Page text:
Not the Pakistani but the Indian leadership need to explain to its people the whys and the wherefores of the Uri attack. So far there is an element of inconsistency in what they have been saying about the incident ever since its happening.
Even before the last shot was heard Home Minister Rajnath Singh was on twitter branding Pakistan a ‘terrorist state’ and the Indian media had unleashed war hysteria. But then a kind of realisation began to dawn that perhaps more had been bitten than could be chewed.
And Prime Minister Narendra Modi appeared on the scene. Addressing his party rally at Kozhikode, Kerala, he threatened to “isolate” Pakistan internationally, but stopped short of issuing threats of war – to the obvious disappointment of jingoistic sections of Indian polity, which included some in uniform who talked of setting in motion their brainchild “Cold Start” doctrine.
If that was not enough to what some interpret as a ‘climb-down’ on the part of Narendra Modi, he then asked his generals, to stop talking of war. ‘The Indian forces will not talk, but act’, he ordered in his monthly “Mann Ki Baat” radio programme.
Given the art of double-speak Narendra Modi is said to have mastered it would be hazardous to be taken in by such duplicitous, if not dubious, remarks. But the ground realities about the Uri episode must have forced the Indian government to think before it speaks – and think it must, asking of itself:
Will someone from nine million Kashmiri Muslims not respond in the same coin to the incessant reign of terror unleashed by India’s occupational forces for 77 days.
From day one the people of Kashmir haven’t accepted Indian rule, and it is no surprise that their third generation is up in revolt against it. Unless the Indian establishment decides to withdraw the occupying forces and revokes the set of draconian laws more such Uris cannot be ruled out.
Over time, accentuated as it had been by excessive cruelty perpetrated by the occupying forces, the simmering discontent and peaceful protests were bound to culminate in open revolt, and that has happened. More Uris cannot be ruled out.
Therefore, the challenge confronting Prime Minister Modi is how to deal with the post-Uri conundrum. India can think of carrying out surgical strikes against the so-called terrorist hideouts in Azad Kashmir, or it may launch a foray by crossing the Line of Control.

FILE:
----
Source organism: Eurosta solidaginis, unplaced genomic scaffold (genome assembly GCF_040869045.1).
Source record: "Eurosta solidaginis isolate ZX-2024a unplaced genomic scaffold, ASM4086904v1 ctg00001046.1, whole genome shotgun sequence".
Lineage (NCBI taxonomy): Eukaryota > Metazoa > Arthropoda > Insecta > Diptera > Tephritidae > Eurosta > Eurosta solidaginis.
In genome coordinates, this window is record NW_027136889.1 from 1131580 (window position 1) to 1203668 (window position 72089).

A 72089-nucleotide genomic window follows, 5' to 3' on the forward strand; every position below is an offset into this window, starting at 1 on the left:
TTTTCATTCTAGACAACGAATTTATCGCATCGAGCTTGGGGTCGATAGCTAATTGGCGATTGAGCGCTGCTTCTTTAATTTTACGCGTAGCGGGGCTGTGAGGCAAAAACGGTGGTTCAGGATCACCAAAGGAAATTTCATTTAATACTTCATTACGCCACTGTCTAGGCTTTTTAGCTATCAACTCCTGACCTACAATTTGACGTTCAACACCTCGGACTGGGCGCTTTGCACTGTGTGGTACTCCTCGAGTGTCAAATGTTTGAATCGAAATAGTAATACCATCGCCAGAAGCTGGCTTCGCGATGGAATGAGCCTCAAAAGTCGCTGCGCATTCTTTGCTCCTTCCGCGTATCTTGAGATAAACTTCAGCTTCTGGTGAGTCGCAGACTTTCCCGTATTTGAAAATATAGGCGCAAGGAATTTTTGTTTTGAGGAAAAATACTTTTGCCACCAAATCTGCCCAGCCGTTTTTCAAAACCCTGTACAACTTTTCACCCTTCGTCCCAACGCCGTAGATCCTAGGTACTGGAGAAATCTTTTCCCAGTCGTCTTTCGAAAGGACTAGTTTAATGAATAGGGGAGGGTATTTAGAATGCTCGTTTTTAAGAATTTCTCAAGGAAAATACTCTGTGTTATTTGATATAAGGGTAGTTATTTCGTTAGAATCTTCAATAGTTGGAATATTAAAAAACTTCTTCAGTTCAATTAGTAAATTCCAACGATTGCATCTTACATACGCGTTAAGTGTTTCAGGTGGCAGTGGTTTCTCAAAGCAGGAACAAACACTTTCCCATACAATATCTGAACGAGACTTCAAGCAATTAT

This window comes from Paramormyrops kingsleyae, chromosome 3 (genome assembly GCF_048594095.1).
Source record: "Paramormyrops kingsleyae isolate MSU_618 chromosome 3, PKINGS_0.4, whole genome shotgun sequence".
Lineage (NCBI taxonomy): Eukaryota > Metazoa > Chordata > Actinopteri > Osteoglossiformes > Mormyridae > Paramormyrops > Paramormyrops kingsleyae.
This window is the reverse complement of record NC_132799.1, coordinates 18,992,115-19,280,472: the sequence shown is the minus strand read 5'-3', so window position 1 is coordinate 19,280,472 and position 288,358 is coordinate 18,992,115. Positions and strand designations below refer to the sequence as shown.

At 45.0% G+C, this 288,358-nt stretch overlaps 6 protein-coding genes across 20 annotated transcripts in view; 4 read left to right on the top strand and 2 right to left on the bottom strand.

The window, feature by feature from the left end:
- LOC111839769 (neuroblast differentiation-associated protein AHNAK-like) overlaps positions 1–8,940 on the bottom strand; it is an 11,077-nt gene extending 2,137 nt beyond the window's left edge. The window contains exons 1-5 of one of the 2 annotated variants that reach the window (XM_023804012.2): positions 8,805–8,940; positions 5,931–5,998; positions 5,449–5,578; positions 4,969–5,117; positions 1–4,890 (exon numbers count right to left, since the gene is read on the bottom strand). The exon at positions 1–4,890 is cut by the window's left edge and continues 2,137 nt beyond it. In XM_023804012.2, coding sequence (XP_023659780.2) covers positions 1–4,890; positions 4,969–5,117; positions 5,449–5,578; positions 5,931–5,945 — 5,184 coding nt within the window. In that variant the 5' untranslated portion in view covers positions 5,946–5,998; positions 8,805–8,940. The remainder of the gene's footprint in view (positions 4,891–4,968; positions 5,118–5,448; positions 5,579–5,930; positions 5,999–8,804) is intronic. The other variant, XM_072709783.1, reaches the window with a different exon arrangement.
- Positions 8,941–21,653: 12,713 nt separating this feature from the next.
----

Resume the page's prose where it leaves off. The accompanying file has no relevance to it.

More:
But any such ‘Cold Start’ would be responded with full force by Pakistan all along the spectrum, a promise made by Army Chief General Raheel Sharif.
Consider, it’s not going to be limited or area-specific. If at all, it comes to be a war between the two nuclear neighbours it wouldn’t be then a no-holds-barred total war, even ‘skidding’ into nuclear holocaust, as feared by South Asia specialist Stephen P Cohen.
Pakistan is on record having warned the world that should India cross the border it would be nuked by purpose-built tactical nuclear weapons. And given nuclear as part of weaponry on both sides the war between Pakistan and India will not throw up any victor; both sides would be the end-losers.
Not only there would be enormous loss of human life, their economies would be damaged beyond repair. The two neighbours would return to the dark ages. So should New Delhi opt for war or peace the ball is in its court.
We are not overtly optimistic about the post-Uri conundrum being tackled through talks, but we do detect a bit of reluctance on the part of Prime Minister Modi to be pushed to the brink by the warmongers in his party and a section of Indian media.
Instead of jumping the gun the Indian government needs to conduct a thorough investigation into the Uri attack. So far there is no plausible proof that the attackers came from across the border.
And if it concludes it is the work of Kashmir freedom-fighters then it needs to think along the lines how to handle them, not forgetting the universal phenomenon that repressive rulers are resisted and overthrown by the oppressed.
To begin with, India should lift the curfew, release the protestors, and then revoke the draconian laws and cut down on its military presence. Having done this it should then revive bilateral talks with Pakistan in the presence of Kashmiris.